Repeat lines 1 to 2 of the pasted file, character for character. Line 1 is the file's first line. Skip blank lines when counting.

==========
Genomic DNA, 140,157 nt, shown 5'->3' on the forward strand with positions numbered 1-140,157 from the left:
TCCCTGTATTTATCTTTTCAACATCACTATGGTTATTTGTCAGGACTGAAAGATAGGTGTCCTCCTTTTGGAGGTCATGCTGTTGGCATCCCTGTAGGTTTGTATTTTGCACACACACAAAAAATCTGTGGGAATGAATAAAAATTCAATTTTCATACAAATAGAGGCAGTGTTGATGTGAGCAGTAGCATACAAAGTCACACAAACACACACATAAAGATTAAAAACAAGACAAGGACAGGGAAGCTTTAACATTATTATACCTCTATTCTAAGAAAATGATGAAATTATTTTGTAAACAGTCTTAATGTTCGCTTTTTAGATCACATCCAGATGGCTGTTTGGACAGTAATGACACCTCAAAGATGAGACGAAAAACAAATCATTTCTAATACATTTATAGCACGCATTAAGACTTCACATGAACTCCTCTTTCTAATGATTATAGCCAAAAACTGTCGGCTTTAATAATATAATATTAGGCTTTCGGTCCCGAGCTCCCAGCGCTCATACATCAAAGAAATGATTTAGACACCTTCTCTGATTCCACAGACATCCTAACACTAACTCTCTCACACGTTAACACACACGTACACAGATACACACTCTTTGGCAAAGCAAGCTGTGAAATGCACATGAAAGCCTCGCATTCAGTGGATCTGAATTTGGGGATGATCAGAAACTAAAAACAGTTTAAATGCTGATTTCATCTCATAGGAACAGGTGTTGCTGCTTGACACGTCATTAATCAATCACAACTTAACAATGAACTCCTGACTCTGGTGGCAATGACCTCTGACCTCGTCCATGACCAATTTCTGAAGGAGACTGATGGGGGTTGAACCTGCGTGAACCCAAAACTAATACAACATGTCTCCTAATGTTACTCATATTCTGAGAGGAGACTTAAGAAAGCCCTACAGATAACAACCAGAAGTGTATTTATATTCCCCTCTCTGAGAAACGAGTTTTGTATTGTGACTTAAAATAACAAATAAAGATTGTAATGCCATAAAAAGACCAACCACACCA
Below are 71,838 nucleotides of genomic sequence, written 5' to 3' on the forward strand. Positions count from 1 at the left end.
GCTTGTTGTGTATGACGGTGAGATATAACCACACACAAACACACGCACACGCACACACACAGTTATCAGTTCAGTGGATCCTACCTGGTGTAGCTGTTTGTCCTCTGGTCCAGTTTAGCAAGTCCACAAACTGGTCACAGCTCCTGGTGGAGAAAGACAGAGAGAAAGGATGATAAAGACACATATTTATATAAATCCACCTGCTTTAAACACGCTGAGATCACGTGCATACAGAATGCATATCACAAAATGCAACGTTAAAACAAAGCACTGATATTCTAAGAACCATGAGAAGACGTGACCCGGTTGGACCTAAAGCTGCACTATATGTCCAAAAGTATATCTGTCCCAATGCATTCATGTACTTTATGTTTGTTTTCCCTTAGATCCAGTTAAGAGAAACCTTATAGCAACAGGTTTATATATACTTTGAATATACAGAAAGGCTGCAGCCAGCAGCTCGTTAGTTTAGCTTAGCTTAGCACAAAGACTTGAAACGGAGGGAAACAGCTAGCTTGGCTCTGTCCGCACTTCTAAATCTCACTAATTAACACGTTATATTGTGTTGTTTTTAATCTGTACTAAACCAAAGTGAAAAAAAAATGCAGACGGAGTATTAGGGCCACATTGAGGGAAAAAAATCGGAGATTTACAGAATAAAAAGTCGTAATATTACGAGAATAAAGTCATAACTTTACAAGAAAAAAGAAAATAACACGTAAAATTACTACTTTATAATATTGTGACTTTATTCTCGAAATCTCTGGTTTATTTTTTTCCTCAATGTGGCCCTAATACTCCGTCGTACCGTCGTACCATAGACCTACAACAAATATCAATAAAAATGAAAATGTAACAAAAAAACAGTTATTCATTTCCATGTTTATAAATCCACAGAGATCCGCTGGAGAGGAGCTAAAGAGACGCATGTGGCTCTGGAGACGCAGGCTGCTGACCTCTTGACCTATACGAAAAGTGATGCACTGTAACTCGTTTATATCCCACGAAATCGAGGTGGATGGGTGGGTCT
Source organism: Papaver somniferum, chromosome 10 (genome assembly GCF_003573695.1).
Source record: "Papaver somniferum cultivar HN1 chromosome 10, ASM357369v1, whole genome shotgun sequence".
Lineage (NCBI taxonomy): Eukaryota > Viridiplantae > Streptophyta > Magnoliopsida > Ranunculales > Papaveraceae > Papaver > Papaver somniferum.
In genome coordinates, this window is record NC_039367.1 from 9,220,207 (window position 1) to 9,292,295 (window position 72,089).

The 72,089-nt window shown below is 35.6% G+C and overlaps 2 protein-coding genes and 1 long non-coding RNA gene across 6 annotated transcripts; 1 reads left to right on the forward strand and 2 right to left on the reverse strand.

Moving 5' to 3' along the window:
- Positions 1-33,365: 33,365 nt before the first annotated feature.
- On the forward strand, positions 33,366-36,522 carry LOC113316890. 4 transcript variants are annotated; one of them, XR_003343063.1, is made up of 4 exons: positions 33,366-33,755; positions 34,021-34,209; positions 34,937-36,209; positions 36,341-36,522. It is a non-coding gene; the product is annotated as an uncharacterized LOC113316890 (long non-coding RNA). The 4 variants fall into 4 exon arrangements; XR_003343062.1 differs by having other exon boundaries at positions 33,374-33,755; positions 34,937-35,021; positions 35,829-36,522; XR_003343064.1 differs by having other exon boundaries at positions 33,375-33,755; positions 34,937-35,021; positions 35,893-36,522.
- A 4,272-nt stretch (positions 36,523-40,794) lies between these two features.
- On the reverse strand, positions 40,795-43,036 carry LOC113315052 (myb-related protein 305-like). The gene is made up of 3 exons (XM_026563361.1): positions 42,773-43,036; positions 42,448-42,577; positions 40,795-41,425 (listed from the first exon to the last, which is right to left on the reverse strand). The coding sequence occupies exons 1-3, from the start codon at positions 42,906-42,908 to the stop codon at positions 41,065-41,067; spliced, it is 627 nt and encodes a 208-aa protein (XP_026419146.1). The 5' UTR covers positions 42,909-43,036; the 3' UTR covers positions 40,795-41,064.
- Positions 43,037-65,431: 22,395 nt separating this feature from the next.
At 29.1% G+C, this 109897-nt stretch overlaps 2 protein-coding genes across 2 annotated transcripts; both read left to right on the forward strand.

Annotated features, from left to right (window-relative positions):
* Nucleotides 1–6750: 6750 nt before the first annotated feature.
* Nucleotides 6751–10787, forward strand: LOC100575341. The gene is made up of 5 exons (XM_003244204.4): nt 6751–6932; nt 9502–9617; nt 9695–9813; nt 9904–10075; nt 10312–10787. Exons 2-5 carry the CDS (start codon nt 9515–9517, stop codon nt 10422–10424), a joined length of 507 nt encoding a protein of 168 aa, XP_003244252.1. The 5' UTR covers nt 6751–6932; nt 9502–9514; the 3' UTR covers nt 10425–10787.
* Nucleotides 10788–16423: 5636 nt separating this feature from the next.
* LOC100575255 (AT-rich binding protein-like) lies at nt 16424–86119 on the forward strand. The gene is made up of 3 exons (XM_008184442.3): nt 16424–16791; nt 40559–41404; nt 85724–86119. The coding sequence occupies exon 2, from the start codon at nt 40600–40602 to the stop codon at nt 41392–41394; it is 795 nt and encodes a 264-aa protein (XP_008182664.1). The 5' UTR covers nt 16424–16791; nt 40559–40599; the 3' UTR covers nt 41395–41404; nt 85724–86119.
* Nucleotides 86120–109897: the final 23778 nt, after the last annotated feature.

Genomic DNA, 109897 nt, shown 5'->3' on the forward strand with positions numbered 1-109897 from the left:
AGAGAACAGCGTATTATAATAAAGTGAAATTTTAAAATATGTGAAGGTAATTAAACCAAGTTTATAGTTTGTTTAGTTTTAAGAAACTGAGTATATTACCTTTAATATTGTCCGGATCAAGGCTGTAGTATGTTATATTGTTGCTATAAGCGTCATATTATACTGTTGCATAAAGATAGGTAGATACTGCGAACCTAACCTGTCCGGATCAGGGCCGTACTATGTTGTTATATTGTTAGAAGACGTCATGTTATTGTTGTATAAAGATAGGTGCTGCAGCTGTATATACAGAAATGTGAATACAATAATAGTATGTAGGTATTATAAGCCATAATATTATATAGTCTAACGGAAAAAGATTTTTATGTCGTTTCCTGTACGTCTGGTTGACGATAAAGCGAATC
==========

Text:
Genomic DNA, 140,157 nt, shown 5'->3' on the forward strand with positions numbered 1-140,157 from the left:
TCCCTGTATTTATCTTTTCAACATCACTATGGTTATTTGTCAGGACTGAAAGATAGGTGTCCTCCTTTTGGAGGTCATGCTGTTGGCATCCCTGTAGGTTTGTATTTTGCACACACACAAAAAATCTGTGGGAATGAATAAAAATTCAATTTTCATACAAATAGAGGCAGTGTTGATGTGAGCAGTAGCATACAAAGTCACACAAACACACACATAAAGATTAAAAACAAGACAAGGACAGGGAAGCTTTAACATTATTATACCTCTATTCTAAGAAAATGATGAAATTATTTTGTAAACAGTCTTAATGTTCGCTTTTTAGATCACATCCAGATGGCTGTTTGGACAGTAATGACACCTCAAAGATGAGACGAAAAACAAATCATTTCTAATACATTTATAGCACGCATTAAGACTTCACATGAACTCCTCTTTCTAATGATTATAGCCAAAAACTGTCGGCTTTAATAATATAATATTAGGCTTTCGGTCCCGAGCTCCCAGCGCTCATACATCAAAGAAATGATTTAGACACCTTCTCTGATTCCACAGACATCCTAACACTAACTCTCTCACACGTTAACACACACGTACACAGATACACACTCTTTGGCAAAGCAAGCTGTGAAATGCACATGAAAGCCTCGCATTCAGTGGATCTGAATTTGGGGATGATCAGAAACTAAAAACAGTTTAAATGCTGATTTCATCTCATAGGAACAGGTGTTGCTGCTTGACACGTCATTAATCAATCACAACTTAACAATGAACTCCTGACTCTGGTGGCAATGACCTCTGACCTCGTCCATGACCAATTTCTGAAGGAGACTGATGGGGGTTGAACCTGCGTGAACCCAAAACTAATACAACATGTCTCCTAATGTTACTCATATTCTGAGAGGAGACTTAAGAAAGCCCTACAGATAACAACCAGAAGTGTATTTATATTCCCCTCTCTGAGAAACGAGTTTTGTATTGTGACTTAAAATAACAAATAAAGATTGTAATGCCATAAAAAGACCAACCACACCA